The Turkish Coup, Part II

The Turkish Coup, Part II
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Last week, we began a three-part series on the attempted Turkish coup that started on Friday, July 15. In Part I, we examined Turkey’s history to frame the historical conditions that affected the failed coup. As promised, this week’s report will discuss the actual coup.

The Coup
Around 7:30 p.m. Eastern European Standard Time (EEST), there were reports that key bridges that cross the Bosporus had been closed by soldiers. About 20 minutes later, military jets and helicopters were flying over Ankara and Istanbul. Gunshots were also reported in the capital. At 8:00 p.m., Prime Minister Binali Yildirim announced a coup was underway and called for calm. He indicated that a group within the military was behind the coup and noted that loyal security forces were being mobilized. At 8:25 p.m., the rebels issued a statement indicating that the military was taking over to “protect the democratic order.” The same statement indicated that Turkey’s existing foreign relations would be maintained.

The first inkling that the coup was not going smoothly came around 8:40 p.m., when CNN Turk announced that President Erdogan was “safe.” At 8:50 p.m., the military’s Chief of Staff was reported to be in the custody of the rebels. By around 9:00 p.m., the rebels in Ankara had entered the buildings of TRT, the state broadcaster. At 9:05, a Turkish state broadcaster read a statement on orders of the military. The statement indicated that a new constitution was being prepared and accused the Erdogan government of “eroding democratic and secular rule of law.”

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In what was perhaps the most dramatic event of the coup and what signaled the onset of the countercoup, at 9:26 p.m., President Erdogan, speaking to a CNN Turk reporter via FaceTime, indicated that the coup would meet a “necessary response.” He called on citizens to take to the streets. About 10 minutes later, the state broadcaster TRT went off the air but resumed service later in the evening from London.

At 10:03 p.m., the Justice Minister accused elements loyal to Fethullah Gulen of being behind the coup. This was the first official accusation against the cleric and his followers. Over the next hour, numerous reports of tank movements, military flights and explosions were reported. At 10:37 p.m., the Commander of the First Army indicated that he was still loyal to the regime and that the coup plotters were a small part of the military. Near 11:00 p.m., reports indicated that a helicopter being used by the rebels was shot down by a Turkish Air Force warplane. This action was the first clear indication that the military was starting to attack rebel forces. Over the next hour, President Obama called on all parties to “support the elected government.” Gulen called reports that he had instigated the coup “highly irresponsible” and condemned the coup. There were numerous reports of explosions hitting the parliament building.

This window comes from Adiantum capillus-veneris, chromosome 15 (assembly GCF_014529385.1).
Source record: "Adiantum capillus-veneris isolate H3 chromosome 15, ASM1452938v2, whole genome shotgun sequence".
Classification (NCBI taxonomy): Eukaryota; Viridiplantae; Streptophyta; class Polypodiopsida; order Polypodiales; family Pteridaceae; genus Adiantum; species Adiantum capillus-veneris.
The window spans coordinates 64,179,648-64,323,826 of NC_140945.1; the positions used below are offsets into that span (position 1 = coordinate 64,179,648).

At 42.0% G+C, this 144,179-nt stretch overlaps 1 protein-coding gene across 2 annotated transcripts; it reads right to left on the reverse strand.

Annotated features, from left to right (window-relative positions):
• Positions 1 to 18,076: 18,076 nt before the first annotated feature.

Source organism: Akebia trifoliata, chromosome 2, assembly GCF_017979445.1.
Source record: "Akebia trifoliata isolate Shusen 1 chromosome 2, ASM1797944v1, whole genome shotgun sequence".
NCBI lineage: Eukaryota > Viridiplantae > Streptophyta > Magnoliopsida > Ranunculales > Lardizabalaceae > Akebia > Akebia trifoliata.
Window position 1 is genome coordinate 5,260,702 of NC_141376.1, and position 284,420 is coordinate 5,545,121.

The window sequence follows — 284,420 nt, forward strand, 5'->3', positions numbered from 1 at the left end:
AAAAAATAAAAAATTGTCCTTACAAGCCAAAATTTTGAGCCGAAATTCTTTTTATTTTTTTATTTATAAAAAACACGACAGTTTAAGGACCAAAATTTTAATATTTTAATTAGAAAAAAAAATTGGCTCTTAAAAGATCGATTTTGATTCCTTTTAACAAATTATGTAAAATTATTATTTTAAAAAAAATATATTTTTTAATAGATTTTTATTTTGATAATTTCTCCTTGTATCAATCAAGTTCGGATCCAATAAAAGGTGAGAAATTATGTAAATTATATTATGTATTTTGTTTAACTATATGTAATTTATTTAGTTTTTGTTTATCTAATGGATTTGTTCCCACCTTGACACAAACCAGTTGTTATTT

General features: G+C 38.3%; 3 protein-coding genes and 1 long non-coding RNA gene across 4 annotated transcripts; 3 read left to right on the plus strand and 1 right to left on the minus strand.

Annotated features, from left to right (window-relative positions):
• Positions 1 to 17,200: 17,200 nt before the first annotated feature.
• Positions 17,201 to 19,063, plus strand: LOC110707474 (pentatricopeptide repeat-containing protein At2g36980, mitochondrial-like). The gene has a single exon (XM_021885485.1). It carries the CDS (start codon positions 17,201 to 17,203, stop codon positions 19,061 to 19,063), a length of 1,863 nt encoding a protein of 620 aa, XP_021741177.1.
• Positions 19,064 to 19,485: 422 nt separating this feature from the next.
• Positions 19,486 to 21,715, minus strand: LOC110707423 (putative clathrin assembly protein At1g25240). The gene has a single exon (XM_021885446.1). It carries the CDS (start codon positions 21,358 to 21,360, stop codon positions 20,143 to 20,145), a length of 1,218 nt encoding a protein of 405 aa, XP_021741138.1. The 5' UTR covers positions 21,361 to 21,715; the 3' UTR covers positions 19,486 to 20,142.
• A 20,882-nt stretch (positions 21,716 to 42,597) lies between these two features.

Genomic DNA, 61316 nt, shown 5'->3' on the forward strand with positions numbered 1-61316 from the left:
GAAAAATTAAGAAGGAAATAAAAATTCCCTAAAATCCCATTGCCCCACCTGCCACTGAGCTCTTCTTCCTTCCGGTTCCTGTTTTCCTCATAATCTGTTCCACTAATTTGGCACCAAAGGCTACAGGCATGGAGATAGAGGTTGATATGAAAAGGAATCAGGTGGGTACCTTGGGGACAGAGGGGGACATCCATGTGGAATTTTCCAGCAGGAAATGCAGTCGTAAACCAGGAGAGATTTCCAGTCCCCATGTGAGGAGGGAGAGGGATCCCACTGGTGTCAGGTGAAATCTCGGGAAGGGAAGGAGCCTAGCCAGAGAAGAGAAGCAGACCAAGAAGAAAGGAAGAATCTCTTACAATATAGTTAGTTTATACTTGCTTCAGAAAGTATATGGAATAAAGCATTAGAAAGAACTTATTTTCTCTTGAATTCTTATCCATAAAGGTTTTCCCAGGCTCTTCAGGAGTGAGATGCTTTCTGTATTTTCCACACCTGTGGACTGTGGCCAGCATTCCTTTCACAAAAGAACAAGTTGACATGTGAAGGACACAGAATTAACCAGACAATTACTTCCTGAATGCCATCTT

Shortly after midnight, Erdogan landed in Istanbul. At 12:45 a.m., the rebels finally entered the building of CNN Turk and halted broadcasts. Fifteen minutes later, Erdogan addressed supporters at the Istanbul airport, urging them to stay on the streets. Near 1:00 a.m., mosques in Turkey began singing the “call to prayer” and telling followers to take to the streets. Around 3:45 a.m., first reports of rebels surrendering were noted. By 5:10 a.m., military headquarters were under the control of loyalist forces. Near 6:00 a.m., Turkey’s intelligence agency was attacked by military helicopters. This was the last significant military action by the rebels. By 9:00 a.m., the Acting Army Chief of Staff, First Army commander Umit Dundar, told the media that the coup was “90% under control.” Before noon, the coup was effectively over.

Questions and Conspiracies In the aftermath of the coup, questions and conspiracies abounded. We will go through some of the more important ones and examine the issues.

Why did the coup fail? This question has numerous facets. Here are some of the mistakes that were made:

The plotters failed to capture President Erdogan. There are reports that Turkish intelligence had uncovered the plot a few hours before it was launched. The Turkish Hurriyet Daily News and al-Jazeera both claimed that a “senior military figure tipped off Erdogan” an hour before the coup went operational.1 These reports noted that the president was moved to another hotel before rebels could capture him. The president rode by helicopter to the Dalaman Airport and, from there, boarded a private jet for Istanbul.2 According to reports, rebel warplanes locked their radars on Erdogan’s plane, but the pilot was able to convince the rebel pilots that it was a Turkish Airlines flight.3

There are unconfirmed reports that Russian intelligence tipped off their Turkish counterparts that the coup was brewing. This cannot be confirmed but there does appear to be solid evidence that Erdogan wasn’t captured because he was warned.

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